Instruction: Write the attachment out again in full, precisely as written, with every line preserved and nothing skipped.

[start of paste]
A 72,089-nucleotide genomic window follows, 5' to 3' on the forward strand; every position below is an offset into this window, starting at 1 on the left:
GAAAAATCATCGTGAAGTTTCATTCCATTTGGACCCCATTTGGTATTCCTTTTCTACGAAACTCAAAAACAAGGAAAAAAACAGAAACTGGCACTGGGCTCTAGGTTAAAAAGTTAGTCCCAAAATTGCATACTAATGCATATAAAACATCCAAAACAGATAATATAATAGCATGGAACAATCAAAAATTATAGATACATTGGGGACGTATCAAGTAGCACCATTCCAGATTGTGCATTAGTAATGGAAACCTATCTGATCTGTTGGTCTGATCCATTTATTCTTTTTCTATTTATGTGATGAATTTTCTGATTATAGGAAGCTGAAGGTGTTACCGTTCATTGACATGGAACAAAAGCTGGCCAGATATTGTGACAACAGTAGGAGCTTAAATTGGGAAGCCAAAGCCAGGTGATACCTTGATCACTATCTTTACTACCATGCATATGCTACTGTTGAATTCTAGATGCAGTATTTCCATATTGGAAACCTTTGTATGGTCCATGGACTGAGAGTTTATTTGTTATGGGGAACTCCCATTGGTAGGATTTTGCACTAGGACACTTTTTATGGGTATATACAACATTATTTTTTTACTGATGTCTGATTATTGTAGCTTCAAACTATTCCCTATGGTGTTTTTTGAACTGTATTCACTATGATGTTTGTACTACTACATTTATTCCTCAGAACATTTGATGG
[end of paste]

A 72,089-nucleotide genomic window follows, 5' to 3' on the forward strand; every position below is an offset into this window, starting at 1 on the left:
GAAAAATCATCGTGAAGTTTCATTCCATTTGGACCCCATTTGGTATTCCTTTTCTACGAAACTCAAAAACAAGGAAAAAAACAGAAACTGGCACTGGGCTCTAGGTTAAAAAGTTAGTCCCAAAATTGCATACTAATGCATATAAAACATCCAAAACAGATAATATAATAGCATGGAACAATCAAAAATTATAGATACATTGGGGACGTATCAAGTAGCACCATTCCAGATTGTGCATTAGTAATGGAAACCTATCTGATCTGTTGGTCTGATCCATTTATTCTTTTTCTATTTATGTGATGAATTTTCTGATTATAGGAAGCTGAAGGTGTTACCGTTCATTGACATGGAACAAAAGCTGGCCAGATATTGTGACAACAGTAGGAGCTTAAATTGGGAAGCCAAAGCCAGGTGATACCTTGATCACTATCTTTACTACCATGCATATGCTACTGTTGAATTCTAGATGCAGTATTTCCATATTGGAAACCTTTGTATGGTCCATGGACTGAGAGTTTATTTGTTATGGGGAACTCCCATTGGTAGGATTTTGCACTAGGACACTTTTTATGGGTATATACAACATTATTTTTTTACTGATGTCTGATTATTGTAGCTTCAAACTATTCCCTATGGTGTTTTTTGAACTGTATTCACTATGATGTTTGTACTACTACATTTATTCCTCAGAACATTTGATGG